Two days before Christmas I had the pleasure of speaking before my Rotary Club here on Sanibel about various holiday traditions. I titled my talk "The Season of Lights" and focused on Hanukkah, Christmas and Kwanzaa.
Hanukkah, I reminded my listeners, is all about the ancient story of the Maccabees and their struggle to free Jerusalem from religious oppression. I told the story of the oil that miraculously lasted for eight days. I pointed out the history behind the Hanukkah game known as dreidel (it served as a decoy when children were studying the scriptures their oppressors had outlawed.) And I sang the wonderful Peter Yarrow song, "Light One Candle."
Christmas, the most familiar of the three to my listeners, also focuses on light. It was, afterall, set during December due to winter solstice! I spoke of the use of Advent candles, and the traditional Christian notion that Jesus is the Light of the World. I closed that section with one of my favorite carols, "Bring a Torch, Jeanette Isabella."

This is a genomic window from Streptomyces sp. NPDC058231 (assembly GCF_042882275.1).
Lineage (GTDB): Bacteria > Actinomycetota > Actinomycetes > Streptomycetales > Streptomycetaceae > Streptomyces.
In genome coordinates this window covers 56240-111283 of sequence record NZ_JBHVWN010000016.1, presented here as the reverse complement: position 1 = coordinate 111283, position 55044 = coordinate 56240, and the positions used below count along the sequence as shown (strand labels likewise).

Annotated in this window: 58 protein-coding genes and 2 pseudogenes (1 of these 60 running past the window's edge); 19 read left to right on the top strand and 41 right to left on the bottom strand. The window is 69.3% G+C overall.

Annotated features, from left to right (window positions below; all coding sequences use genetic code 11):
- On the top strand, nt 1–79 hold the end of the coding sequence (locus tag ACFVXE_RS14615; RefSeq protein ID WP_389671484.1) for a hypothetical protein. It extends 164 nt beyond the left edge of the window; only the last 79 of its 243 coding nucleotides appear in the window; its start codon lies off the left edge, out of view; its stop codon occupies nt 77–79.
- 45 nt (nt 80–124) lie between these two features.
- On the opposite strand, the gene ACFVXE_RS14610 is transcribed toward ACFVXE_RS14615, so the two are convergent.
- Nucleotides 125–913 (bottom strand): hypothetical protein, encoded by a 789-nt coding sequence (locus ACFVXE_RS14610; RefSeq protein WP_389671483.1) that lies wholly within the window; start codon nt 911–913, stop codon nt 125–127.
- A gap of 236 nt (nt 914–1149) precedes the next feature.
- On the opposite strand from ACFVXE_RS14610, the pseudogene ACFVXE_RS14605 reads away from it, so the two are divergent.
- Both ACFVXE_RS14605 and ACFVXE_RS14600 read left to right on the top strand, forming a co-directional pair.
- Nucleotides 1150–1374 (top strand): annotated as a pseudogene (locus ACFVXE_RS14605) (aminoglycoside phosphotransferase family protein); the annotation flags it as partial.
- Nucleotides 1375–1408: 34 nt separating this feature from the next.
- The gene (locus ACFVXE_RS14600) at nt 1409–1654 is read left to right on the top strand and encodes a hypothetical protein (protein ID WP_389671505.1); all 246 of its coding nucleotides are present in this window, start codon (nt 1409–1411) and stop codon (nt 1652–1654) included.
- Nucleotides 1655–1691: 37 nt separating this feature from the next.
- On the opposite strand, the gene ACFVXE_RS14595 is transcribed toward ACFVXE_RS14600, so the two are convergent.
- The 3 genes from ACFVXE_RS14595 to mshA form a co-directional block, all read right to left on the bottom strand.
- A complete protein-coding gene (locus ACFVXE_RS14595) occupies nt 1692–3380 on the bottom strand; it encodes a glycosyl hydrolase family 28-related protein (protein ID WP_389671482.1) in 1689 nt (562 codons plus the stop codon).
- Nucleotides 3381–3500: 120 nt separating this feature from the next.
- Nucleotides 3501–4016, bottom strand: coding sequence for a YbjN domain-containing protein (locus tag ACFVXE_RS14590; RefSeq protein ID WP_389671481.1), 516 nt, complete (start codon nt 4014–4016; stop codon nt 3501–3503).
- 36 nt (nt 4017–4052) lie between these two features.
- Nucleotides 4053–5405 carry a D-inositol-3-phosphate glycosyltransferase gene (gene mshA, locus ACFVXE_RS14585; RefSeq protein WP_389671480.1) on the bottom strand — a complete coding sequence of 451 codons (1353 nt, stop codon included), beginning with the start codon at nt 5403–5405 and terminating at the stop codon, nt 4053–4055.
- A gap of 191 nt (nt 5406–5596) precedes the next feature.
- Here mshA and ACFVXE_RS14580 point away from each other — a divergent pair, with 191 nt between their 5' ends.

Kwanzaa, the most recent of the celebrations, is a cultural festival, rather than a religious festival, and came into existence out of a desire on the part of African-American leaders to reinstill a sense of identity and roots. The seven candles of the Kwanzaa celebration emphasize virtues like unity and self-determination. I sang the old spiritual "This Little Light of Mine" to finish my presentation.
"Each of these celebrations," I told my audience,"reminds us that we can bring light into a dark world. Each reminds us to keep the lights of freedom, love and heritage burning. When ever we reach out to one another we do just that!"
Later I happened to be driving behind a car from Virginia. It had one of those specialty license plates. This one was dedicated to preserving old lighthouses. It said "Keep the Lights Shining." That, in a nutshell, was my message to my civic club. And it is my wish for you as the year draws to a close. Keep the lights shining!